You may not own a wristwatch, a button-down shirt, a trench coat or a cocktail dress, but chances are - you have some jeans, and more than one pair.

Jeans, jeans, jeans. They come at you from television commercials, from billboards on Times Square, from the pages of glossy fashion magazines, from the bodies of socialites, construction workers and vagabonds.

Jeans are profoundly democratic. There is no elitism, no distinctions of wealth or status. In a sense, jeans helped bring America into a more integrated society and culture. Both the rich and poor, black and white, male and female, etc. wear denim without any prejudice. Blue jeans became a common ground for all.

Cowboys conquered the West in jeans. Hippies fought for peace in jeans. Bohemian people made jeans their trend. Rappers created a genre of music in jeans.

And while they may be cut in India and sewn in Vietnam or China, using cotton from Turkey and indigo dye from Germany or Brazil, they are still seen as uniquely American. Once called ‘American trousers’ in the outer world, blue jean is the quintessential piece of American clothing.

To be totally honest, those ‘American trousers’ are about as American as apple pie (which was in fact invented in Europe during the Middle Ages).The first jeans were worn in the 16th century by sailors from Genoa, Italy, whom the French called Genes. Their blue pants, made of a blend of cotton, wool and linen, are ancestors to our modern denim trousers. As for ‘denim’- there was a serge fabric, a mix of wool and silk, manufactured in Nimes, France, way before the jeans were ‘invented’ on American continent. “Serge de Nimes” is of course the denim’s father.

So, how have these twill pantaloons grown to personify America, to become an American symbol of attitude to life, style and culture?
Bavarian immigrant, Leob (turned Levi) Strauss, who first started to make copper-rivets-reinforced pants out of leftover tent material for California gold miners in 1870s, would be amazed at today’s mass appeal of his denim ‘waist overalls’. Not only his flagship product initiated the global jeaning of the world, but it also became an international symbol of independence, equality, freedom, and youth. And this has happened in America. Here a practical item of clothing has overcome the highest controversy and achieved an unprecedented success.
In the beginning Denim was a cloth that communicated class distinction, designated for the farmer, the worker, the poor and dispossessed.

American cowboys wearing jeans in 1930s movies created the first jeans-appeal; in 1950s American movies and TV made jeans a symbol of teenage rebellion, in the '60s and '70s, blue jeans were embraced by the hippies, by the ‘80s Gloria Vanderbilt, Bill Blass, and Calvin Klein turned this practical commodity into high fashion.

And thus, the low-class durable humble-wear has transcended all classes of society and became both practical workers' attire and high fashion designer apparel. Blue jeans were the first to accomplish a rather revolutionary cultural achievement - bring upper class status to a lower class garment.

Another jean controversy was the rejection of consumer concept, valuing only brand-new goods. Like antique furniture or old paintings, jeans with wear and tear started to be treated more like a friend than a garment. The creases, holes and patches draw a roadmap of the wearer’s life. Vintage blue jeans became more valuable, and to raise the price they have been bleached, ripped, stone-washed, washed with acid, cut up and distressed.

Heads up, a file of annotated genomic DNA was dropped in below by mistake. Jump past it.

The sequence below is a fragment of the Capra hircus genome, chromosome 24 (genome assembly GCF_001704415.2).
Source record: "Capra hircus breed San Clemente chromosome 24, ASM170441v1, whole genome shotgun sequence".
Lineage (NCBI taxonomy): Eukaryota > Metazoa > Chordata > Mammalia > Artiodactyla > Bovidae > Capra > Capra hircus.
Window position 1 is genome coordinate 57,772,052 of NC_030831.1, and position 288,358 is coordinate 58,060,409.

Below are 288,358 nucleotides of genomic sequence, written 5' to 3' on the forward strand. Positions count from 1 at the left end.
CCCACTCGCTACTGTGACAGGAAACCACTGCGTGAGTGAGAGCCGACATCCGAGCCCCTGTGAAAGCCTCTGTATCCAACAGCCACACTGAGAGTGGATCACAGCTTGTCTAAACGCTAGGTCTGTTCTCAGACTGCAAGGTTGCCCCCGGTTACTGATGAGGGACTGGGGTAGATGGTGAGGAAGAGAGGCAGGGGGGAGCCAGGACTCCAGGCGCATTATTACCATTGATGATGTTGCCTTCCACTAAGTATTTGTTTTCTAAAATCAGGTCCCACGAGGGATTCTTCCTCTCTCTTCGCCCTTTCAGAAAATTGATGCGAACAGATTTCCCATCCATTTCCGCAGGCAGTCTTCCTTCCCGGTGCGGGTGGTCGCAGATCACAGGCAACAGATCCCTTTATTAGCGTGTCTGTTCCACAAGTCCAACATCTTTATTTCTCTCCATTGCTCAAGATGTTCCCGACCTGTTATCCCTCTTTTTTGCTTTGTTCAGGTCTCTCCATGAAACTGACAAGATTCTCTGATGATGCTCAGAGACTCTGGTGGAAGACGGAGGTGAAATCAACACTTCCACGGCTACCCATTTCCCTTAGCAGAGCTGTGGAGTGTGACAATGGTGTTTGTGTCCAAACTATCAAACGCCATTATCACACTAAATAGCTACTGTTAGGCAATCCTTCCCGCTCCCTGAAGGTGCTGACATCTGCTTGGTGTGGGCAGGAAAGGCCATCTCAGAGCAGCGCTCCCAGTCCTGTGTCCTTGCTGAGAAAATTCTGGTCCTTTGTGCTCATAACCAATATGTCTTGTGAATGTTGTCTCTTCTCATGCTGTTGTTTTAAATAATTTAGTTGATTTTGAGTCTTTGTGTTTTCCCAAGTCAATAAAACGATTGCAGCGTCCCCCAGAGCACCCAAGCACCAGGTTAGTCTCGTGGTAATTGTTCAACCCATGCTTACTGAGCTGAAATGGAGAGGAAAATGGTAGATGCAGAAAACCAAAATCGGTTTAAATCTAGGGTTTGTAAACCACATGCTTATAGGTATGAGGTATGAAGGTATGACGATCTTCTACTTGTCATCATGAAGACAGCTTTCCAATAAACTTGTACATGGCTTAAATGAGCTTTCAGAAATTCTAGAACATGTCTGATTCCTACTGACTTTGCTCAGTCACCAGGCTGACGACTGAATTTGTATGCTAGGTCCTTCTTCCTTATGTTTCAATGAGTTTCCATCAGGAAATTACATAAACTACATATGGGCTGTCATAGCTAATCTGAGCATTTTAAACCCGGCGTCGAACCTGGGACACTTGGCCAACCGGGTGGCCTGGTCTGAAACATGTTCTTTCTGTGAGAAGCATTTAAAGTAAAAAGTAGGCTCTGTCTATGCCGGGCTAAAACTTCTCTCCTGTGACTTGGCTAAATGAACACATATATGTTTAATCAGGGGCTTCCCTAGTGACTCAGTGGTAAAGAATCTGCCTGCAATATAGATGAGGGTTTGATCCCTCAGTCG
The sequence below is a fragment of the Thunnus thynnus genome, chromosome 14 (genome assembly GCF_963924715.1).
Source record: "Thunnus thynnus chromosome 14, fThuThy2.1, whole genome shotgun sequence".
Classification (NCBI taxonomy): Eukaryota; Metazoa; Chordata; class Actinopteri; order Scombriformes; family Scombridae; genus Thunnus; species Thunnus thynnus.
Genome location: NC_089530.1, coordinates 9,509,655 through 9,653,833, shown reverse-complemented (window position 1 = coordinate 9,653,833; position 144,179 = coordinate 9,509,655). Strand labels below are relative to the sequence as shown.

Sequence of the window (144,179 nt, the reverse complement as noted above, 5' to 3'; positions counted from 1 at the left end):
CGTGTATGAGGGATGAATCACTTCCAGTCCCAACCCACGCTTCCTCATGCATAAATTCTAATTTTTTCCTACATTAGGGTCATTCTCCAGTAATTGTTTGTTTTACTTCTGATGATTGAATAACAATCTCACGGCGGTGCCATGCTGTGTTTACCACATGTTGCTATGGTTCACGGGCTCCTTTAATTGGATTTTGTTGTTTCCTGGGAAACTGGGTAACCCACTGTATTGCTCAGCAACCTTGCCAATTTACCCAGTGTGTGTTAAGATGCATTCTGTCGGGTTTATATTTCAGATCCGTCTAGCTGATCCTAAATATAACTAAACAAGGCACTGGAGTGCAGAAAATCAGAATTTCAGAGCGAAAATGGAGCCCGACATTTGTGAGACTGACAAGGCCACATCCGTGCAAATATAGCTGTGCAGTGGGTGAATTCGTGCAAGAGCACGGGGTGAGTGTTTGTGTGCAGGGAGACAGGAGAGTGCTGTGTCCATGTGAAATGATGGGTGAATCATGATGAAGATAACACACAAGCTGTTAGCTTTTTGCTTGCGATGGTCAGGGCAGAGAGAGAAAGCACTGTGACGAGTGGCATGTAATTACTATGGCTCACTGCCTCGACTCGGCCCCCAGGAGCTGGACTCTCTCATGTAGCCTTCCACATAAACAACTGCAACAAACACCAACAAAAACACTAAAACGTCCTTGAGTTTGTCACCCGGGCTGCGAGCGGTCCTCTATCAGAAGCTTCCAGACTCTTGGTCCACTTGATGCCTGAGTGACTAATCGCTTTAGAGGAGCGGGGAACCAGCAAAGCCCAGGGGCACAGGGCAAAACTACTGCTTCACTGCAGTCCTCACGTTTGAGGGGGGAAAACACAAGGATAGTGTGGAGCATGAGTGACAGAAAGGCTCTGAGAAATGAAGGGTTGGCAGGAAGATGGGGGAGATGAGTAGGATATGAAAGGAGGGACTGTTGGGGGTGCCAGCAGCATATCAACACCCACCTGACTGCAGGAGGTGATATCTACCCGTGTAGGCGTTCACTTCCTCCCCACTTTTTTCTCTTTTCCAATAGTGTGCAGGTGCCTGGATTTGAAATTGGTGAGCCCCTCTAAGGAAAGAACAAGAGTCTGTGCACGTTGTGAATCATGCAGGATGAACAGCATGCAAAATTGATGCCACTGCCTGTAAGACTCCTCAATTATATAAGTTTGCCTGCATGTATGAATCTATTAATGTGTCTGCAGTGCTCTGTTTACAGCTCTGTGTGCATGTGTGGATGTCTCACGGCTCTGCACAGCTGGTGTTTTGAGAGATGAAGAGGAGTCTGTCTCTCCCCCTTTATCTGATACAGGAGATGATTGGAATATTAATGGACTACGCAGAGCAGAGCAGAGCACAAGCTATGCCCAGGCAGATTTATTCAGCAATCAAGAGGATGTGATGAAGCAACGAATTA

Exposed branding is also initiated in jeans culture. A little red tag on Levi’s bottoms was the first example of clothing with a brand name on the outside. Today, it’s difficult to find garments that do not show a label on the outer surface.
For generations jeans are major wardrobe nuts and bolts. They are worn everywhere, from yard work to special occasions. It is hard to imagine, there was life before jeans. And yet it was. A simpler life, when people didn’t care about cholesterol, did not count calories, enjoyed tobacco without feeling guilty, did not use tranquilizers and did not know about the Pill. Before zippers there were buttons. And there was fashion in pre-jeans days.

Bell-bottoms came and went. Platform shoes had an intense, yet short, life. Polyester made a brief appearance. Sailor suits could be seen everywhere; not anymore. But jeans seem to have survived. They have achieved the impossible: remained a major trend through the centuries, made it across borders, oceans, social classes and genders. Popularity usually comes with an expiration date, but apparently not for jeans.

So why is it that jeans have survived through time? It’s jean evolution. In order to survive, every thing must adapt to its ever-changing environment. Jeans have done exactly that. High-waist, low-rise, boot cut, stonewashed, flare, distressed, destroyed, straight cut, skinny… white, black, gray, pink, green and every imaginable shade of blue… With every generation, jeans have been adapted in order to ensure their continued popularity.

But in spite of achieving the cultural idol status, jeans are still banned from the corporate culture. Denim is still the first ‘not to wear’ item of business dress-code inventory. Though, it seems to slowly invading the corporate setting. Appropriate jean-wear is allowed more and more in smaller and even large companies not only on ‘casual’ days. It is even making its way to the Capitol Hill. One of the recent executive orders of President Obama: the staff working at the White House on Saturdays is being advised that they should wear jeans.

Seems like the corporate jeanocide is coming to the end.